Correspondence between F. Takano and S. Gompers
700 14TH ST. N. W.
Washington D. C. Sept. 29th, 1897.
Mr. Fusataro Takano
#31 Oiwake Street
Komagome, Hongo, Tokyo, Japan.
Dear Sir & friend:--
Your favor of the third inst. with article came duly to hand. It is indeed very intersting, but received here too late to go into the October issues of our labor journals, hence it will be necessary to keep it a week or so. I trust, however, that you may continue to write your articles so that they may be published monthly without interruption hereafter.
I was very much impressed with the report of the meetings you describe as having been held and the prospect of bringing about a better method of organization among the workers of your country. Of course, it is needless for me to say that it is indeed a pleasure to learn that any matter which I have written and has appeared in the American Federationist, has by a coincidence been of some value in your effort to bring about unity of action among the workers of Japan. The article which you refer to bearing upon the right of public meeting and free speech must have been entirely appropriate at the meeting which you addressed, more particularly in view of the fact of the police surveillance of your meeting. This is certainly an indication that your movement is growing in importance. When it shall not only be requisite to agitate for organization, but the workers do organize, they will command the respect of those in authority and compel fair and decent treatment at their hands. I presume you have learned that the Miners have won a very great victory. This is the first increase in wages that they have secured in a number of years. For a long period it has been nothing but reductions after reductions in wages. The wages were 54 cents per ton; they demanded a 69 cent rate. They agreed to a 65 ct. rate, which was an increase of 11 cents per ton. The Miners' representatives will meet the Mine operators in December, and then jointly agree upon a mining rate for the coming year. Of course, you understand that the different mining districts have a differential in the rate, that is as the veins run thicker or otherwise, the rate being based upon the so-called Pittsburg district.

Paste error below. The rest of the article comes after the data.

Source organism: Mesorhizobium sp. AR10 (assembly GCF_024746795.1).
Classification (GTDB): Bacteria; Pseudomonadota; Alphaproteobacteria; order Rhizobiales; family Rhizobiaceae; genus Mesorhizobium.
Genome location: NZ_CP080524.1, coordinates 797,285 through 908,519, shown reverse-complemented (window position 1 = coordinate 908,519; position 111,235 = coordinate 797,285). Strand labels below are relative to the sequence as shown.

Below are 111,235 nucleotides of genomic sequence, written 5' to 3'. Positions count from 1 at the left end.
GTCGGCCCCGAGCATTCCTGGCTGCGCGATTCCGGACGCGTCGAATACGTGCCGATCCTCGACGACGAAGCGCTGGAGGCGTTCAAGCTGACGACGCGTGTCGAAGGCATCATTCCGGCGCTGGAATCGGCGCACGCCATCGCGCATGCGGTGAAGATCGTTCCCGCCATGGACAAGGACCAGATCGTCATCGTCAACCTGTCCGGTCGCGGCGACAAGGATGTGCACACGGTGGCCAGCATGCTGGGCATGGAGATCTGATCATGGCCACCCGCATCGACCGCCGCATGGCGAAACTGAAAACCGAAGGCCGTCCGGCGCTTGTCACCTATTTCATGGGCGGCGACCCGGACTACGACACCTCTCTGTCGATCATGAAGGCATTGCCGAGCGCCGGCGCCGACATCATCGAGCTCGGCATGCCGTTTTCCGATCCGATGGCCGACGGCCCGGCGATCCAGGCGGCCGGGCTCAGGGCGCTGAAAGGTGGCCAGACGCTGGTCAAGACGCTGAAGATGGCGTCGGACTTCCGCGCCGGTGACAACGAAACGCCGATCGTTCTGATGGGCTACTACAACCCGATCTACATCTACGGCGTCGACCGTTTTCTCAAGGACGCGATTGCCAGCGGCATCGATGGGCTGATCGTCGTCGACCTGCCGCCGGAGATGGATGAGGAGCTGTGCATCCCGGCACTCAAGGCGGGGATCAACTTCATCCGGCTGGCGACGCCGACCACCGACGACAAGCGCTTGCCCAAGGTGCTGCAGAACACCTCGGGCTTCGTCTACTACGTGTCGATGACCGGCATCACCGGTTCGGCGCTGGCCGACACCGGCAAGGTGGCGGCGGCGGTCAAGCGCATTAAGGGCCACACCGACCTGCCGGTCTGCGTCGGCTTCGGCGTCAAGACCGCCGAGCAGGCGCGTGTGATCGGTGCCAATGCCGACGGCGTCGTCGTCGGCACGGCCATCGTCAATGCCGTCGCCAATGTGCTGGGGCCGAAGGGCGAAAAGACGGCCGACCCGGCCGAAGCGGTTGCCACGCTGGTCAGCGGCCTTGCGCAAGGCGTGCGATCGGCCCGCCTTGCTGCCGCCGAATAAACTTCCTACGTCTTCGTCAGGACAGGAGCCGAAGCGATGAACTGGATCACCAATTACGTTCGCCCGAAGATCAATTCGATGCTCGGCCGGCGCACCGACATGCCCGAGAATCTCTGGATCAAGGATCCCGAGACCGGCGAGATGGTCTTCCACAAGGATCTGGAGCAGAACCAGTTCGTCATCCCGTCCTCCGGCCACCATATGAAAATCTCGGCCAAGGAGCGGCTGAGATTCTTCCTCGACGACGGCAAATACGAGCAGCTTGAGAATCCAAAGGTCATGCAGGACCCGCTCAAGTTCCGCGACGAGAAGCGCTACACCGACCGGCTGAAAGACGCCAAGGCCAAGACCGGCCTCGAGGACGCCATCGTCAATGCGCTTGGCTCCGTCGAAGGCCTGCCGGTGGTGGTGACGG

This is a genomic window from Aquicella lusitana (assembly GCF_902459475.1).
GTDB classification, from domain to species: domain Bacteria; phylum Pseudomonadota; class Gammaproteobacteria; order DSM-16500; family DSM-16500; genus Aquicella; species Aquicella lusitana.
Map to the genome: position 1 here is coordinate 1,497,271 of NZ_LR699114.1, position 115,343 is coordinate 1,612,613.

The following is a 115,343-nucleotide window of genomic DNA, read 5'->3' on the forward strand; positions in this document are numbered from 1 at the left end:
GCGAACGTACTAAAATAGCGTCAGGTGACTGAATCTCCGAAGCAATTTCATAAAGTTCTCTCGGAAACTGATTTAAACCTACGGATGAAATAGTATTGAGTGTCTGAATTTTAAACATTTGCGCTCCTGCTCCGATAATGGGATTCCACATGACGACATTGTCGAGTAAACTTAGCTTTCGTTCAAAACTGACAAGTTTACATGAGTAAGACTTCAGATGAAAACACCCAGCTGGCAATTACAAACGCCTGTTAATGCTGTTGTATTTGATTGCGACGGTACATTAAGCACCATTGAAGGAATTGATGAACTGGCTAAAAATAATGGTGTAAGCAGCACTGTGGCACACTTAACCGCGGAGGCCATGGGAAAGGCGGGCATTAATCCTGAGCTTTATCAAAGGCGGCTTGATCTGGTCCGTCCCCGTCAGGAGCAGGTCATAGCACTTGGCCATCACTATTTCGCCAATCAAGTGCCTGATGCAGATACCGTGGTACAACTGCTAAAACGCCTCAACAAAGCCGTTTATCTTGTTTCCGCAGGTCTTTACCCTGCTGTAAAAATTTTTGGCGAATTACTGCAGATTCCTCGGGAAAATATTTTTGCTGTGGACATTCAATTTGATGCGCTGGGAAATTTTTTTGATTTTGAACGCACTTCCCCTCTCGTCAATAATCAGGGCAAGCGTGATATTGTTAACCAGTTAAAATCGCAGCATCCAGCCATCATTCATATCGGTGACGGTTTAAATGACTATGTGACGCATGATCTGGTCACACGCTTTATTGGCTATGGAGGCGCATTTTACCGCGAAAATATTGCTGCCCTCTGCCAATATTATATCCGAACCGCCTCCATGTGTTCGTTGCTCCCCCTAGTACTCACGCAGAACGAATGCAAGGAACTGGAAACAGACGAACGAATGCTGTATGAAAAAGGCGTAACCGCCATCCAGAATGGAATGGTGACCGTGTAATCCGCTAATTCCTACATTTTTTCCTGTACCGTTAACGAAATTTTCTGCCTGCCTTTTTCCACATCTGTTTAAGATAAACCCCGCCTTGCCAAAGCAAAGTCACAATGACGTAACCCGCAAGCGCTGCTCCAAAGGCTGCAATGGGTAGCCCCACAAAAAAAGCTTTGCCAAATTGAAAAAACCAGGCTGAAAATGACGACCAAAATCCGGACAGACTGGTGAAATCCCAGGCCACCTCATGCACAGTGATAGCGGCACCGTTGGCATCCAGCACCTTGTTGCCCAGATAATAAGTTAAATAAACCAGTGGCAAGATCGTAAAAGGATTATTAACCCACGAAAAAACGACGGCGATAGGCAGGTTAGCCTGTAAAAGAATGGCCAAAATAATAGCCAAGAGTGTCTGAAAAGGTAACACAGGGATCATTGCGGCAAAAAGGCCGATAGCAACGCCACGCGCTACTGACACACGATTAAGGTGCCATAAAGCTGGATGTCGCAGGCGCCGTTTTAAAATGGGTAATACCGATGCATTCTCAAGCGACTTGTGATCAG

I presume you will be somewhat interested in the appearance of the September issue of the American Federationist, a copy of which you have no doubt received before this. I presume, too, that you have also received the money order for $11.00 forwarded to you some two weeks ago. Yes, there is a very much better outlook at the present time among the workers for organization in this country. I think we are on the road to a revival in organized labor.
Do not fail to let me hear from you soon, and let me repeat the request for the monthly article reaching here regularly.
With the sincere wish for every success to you and the movement of labor throughout the civilized world, I am, with kindest regards and best wishes,
President A.F. of L.
N.B. This is chat.
I presume you know the Convention of the A. F. of L. will take place in Nashville, Tenn., December 13th. Mr. J. Havelock Wilson, and Mr E. Harford have been elected by the Birmingham Convention of the English Trade Union Congress as fraternal delegates. George E. McNeil and Martin Fox, our delegates, have just returned from the British Trade Union Congress held at Birmingham, England.
Of course you have heard something about the St. Louis gathering and the harangues of Messrs. Debs and Sovereign.